Are there research services outside the library that might interest the candidate?

As you are discussing library services with a faculty candidate, he or she may ask you about related services. For example, science faculty might ask you about campus resources for grant-writing; social science faculty might be interested in research labs that offer software like the IBM SPSS Statistics program; and humanities faculty might want to talk about local archives. Sharing information about some of these complementary resources can help you showcase the full powerhouse of research services available on your campus and in the surrounding area.

Is it possible to follow-up with the newly hired faculty member?

After the hiring process is finished, ask the department’s chairperson if you can send a congratulatory e-mail the newly hired faculty member. In your welcome note, offer to start purchasing materials that they might need for their courses. Most colleges make hiring decisions in the spring, and, if you know who is hired by then, you can order materials for the new faculty over the summer months so that the items will arrive by the start of fall classes. Many faculty may have class reading lists from their old institutions that they plan to use once they start teaching at your campus. Would it be possible to request copies of these lists and begin buying the materials in advance, rather than waiting until the new instructor arrives in the fall? In this way, the new instructor (and his or her students) won’t have to wait several weeks after the start of the fall semester for a needed reserve book to make its way through the library’s acquisition pipeline.

You can also build a library launch pad for their research projects by asking your new faculty colleagues to point out publishers, websites, catalogs, or book series that can help you select materials in preparation for their arrival. Please remember that the sooner they have a critical mass of library materials in their area, the sooner they can start publishing and earning tenure. Plus, preordering resources for new faculty is a simple way to show some good old-fashioned hospitality. Once they arrive on campus, pay them an office visit or take them out for coffee to keep the collaborative momentum going.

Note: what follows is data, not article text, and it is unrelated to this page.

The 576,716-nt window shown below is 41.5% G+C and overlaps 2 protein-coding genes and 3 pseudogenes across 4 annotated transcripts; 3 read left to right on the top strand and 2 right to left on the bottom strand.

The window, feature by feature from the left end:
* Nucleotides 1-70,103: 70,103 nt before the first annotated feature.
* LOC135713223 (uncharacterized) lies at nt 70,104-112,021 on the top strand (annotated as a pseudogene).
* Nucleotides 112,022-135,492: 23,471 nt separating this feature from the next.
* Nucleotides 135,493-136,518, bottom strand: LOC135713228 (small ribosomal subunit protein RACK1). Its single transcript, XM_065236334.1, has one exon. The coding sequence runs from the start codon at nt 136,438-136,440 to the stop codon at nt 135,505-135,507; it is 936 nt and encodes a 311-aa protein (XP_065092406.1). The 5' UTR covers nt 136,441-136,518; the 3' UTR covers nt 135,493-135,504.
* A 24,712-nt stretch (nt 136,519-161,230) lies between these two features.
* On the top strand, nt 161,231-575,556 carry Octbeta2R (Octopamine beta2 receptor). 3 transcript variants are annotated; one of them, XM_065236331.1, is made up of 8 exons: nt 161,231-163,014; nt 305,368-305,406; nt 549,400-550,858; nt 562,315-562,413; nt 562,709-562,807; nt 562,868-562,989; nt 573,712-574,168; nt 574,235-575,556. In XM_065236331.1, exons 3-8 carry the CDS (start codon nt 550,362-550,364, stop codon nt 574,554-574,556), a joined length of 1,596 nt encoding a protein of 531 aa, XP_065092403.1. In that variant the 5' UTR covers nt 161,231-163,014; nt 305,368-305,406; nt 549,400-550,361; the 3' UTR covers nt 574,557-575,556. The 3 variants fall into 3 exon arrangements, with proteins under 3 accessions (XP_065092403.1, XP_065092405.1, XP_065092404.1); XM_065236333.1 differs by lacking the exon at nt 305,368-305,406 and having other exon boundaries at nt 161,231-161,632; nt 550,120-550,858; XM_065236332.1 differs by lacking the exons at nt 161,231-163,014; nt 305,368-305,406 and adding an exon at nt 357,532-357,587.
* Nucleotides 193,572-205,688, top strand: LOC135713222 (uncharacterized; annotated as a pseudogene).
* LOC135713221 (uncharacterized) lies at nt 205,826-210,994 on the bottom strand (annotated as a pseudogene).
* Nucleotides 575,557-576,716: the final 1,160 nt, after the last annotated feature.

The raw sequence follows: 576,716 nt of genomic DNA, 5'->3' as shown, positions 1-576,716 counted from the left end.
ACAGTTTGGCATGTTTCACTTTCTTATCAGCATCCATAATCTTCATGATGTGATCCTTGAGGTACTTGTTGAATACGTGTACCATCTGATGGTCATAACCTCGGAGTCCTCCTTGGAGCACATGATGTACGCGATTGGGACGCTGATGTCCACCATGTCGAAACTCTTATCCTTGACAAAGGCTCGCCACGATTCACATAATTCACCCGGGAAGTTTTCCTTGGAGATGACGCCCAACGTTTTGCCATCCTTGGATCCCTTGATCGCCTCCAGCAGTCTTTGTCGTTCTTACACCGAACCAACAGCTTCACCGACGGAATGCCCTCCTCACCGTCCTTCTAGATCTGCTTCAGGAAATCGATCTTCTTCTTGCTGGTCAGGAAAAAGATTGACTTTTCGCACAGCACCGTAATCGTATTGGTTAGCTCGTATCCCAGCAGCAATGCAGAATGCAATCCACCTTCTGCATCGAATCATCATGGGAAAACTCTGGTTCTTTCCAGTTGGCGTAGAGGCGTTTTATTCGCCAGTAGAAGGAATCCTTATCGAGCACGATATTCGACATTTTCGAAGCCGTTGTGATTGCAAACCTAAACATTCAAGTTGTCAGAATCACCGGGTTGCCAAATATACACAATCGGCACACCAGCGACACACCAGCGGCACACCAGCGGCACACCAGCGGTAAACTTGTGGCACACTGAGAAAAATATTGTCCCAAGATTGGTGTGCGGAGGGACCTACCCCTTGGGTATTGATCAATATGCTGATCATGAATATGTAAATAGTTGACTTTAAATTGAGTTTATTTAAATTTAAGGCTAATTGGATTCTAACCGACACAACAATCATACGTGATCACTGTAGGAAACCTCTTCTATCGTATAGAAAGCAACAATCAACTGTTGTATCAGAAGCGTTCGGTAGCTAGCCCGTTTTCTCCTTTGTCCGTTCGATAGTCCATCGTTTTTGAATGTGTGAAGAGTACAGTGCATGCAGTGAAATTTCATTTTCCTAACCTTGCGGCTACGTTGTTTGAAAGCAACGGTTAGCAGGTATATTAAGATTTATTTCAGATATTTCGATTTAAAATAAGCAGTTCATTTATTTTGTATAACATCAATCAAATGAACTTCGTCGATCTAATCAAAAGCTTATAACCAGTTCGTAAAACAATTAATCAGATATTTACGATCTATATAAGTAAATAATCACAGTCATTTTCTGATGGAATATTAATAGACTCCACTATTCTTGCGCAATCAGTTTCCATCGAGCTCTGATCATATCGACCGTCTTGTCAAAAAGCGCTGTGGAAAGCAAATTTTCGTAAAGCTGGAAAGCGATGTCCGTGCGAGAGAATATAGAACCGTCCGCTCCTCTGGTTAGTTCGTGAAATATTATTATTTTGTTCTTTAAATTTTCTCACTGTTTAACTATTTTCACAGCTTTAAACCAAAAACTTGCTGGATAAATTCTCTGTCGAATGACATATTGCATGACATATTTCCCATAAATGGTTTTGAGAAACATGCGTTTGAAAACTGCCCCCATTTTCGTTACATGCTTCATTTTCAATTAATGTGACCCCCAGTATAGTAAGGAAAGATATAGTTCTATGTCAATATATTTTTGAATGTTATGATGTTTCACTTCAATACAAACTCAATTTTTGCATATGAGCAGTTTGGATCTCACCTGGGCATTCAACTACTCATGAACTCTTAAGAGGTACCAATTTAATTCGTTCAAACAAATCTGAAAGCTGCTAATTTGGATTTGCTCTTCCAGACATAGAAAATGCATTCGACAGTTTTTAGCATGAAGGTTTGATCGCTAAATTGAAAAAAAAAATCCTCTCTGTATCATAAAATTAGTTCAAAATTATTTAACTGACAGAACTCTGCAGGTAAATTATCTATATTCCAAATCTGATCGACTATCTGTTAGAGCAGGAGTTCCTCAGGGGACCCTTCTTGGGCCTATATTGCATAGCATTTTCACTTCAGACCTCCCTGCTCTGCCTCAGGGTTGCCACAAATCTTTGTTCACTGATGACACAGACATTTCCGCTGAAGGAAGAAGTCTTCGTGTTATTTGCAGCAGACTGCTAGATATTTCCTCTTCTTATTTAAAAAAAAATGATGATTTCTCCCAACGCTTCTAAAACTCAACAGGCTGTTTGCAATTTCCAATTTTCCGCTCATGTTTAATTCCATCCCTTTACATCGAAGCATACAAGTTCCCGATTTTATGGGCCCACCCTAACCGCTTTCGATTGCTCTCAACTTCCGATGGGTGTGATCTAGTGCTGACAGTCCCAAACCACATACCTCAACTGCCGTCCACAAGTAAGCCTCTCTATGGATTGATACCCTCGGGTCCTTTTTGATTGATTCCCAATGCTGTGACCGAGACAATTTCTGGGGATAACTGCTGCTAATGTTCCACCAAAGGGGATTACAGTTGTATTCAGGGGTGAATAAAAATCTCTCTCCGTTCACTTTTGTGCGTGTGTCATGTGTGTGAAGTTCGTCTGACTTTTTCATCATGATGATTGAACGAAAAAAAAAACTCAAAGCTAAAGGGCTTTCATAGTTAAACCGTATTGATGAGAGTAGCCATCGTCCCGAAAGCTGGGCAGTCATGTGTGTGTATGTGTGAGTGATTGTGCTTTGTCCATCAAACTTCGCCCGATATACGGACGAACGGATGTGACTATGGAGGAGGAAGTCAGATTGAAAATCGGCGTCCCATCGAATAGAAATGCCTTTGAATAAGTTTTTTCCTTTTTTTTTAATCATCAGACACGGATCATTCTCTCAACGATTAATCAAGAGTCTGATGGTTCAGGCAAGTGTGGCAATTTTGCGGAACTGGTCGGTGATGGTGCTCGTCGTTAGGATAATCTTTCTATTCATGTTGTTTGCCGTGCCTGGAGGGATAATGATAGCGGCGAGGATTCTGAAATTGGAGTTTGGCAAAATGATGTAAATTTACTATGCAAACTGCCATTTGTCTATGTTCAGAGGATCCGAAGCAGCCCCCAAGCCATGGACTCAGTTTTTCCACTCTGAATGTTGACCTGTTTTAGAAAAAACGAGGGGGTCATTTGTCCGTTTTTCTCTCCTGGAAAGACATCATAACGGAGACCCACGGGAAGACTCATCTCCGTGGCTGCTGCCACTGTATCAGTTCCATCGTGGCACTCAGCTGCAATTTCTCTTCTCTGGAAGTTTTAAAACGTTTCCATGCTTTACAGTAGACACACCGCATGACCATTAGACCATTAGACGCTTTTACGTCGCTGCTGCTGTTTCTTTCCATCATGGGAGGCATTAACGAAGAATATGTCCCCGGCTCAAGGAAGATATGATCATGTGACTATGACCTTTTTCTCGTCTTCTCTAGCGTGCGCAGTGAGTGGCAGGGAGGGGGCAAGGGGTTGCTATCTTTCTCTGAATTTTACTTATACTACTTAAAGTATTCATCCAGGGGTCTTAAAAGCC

Conclusion

I hope some of these questions can help us all brainstorm ways to reach out to faculty during their interviews. If your library does not participate in faculty interviews, consider offering this service. We can learn a lot about new ideas and trends in our liaison fields by talking to prospective faculty. In addition, we can more deeply connect with our liaison departments by supporting their recruitment efforts.

Participating in faculty interviews also helps candidates gain an overview of the unique resources on a specific campus while familiarizing them with the general kinds of faculty services that they can expect to receive at most college and research libraries. Of course, interviews are whirlwinds of meetings and tours, and we can only cover so much in the limited times available. However, we can express our willingness to serve faculty in various ways and pave the way for library-faculty partnerships. The meetings that we have with faculty during their interviews can kindle the first sparks of collaborations that will ultimately reap benefits for our students.


Note
1.
Association of Research Libraries’ Reciprocal Faculty Borrowing Program via OCLC can be found at [Full Text] .
Copyright © 2014 Brett Spencer

Article Views (2018)

No data available

Contact ACRL for article usage statistics from 2010-April 2017.